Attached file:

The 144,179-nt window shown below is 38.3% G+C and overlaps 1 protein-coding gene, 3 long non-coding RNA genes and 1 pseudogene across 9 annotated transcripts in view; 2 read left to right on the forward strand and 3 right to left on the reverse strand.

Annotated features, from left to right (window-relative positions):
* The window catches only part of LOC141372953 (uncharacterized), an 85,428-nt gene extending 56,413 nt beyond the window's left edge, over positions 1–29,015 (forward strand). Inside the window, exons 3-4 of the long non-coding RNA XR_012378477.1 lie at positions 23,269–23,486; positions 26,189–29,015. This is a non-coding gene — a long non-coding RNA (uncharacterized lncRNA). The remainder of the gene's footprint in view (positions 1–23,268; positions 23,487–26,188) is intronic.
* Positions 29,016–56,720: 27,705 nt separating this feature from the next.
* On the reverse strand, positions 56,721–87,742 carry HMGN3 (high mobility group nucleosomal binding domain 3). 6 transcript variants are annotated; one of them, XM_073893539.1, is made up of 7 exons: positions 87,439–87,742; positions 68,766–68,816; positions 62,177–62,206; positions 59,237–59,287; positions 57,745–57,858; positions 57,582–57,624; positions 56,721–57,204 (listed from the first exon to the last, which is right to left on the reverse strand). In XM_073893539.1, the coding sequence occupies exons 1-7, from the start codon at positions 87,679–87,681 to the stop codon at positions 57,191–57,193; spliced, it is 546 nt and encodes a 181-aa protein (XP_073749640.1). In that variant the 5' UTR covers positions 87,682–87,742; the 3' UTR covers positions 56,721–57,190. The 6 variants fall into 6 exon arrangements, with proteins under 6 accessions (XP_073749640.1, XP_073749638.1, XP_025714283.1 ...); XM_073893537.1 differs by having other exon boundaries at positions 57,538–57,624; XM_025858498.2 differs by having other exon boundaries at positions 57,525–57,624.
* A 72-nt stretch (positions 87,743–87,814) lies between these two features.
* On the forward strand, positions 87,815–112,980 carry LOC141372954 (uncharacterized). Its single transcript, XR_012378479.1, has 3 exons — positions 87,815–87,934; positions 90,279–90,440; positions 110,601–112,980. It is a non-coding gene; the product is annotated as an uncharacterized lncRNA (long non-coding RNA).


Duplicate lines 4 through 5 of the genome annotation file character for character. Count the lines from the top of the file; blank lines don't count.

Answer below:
* Positions 29,016–56,720: 27,705 nt separating this feature from the next.
* On the reverse strand, positions 56,721–87,742 carry HMGN3 (high mobility group nucleosomal binding domain 3). 6 transcript variants are annotated; one of them, XM_073893539.1, is made up of 7 exons: positions 87,439–87,742; positions 68,766–68,816; positions 62,177–62,206; positions 59,237–59,287; positions 57,745–57,858; positions 57,582–57,624; positions 56,721–57,204 (listed from the first exon to the last, which is right to left on the reverse strand). In XM_073893539.1, the coding sequence occupies exons 1-7, from the start codon at positions 87,679–87,681 to the stop codon at positions 57,191–57,193; spliced, it is 546 nt and encodes a 181-aa protein (XP_073749640.1). In that variant the 5' UTR covers positions 87,682–87,742; the 3' UTR covers positions 56,721–57,190. The 6 variants fall into 6 exon arrangements, with proteins under 6 accessions (XP_073749640.1, XP_073749638.1, XP_025714283.1 ...); XM_073893537.1 differs by having other exon boundaries at positions 57,538–57,624; XM_025858498.2 differs by having other exon boundaries at positions 57,525–57,624.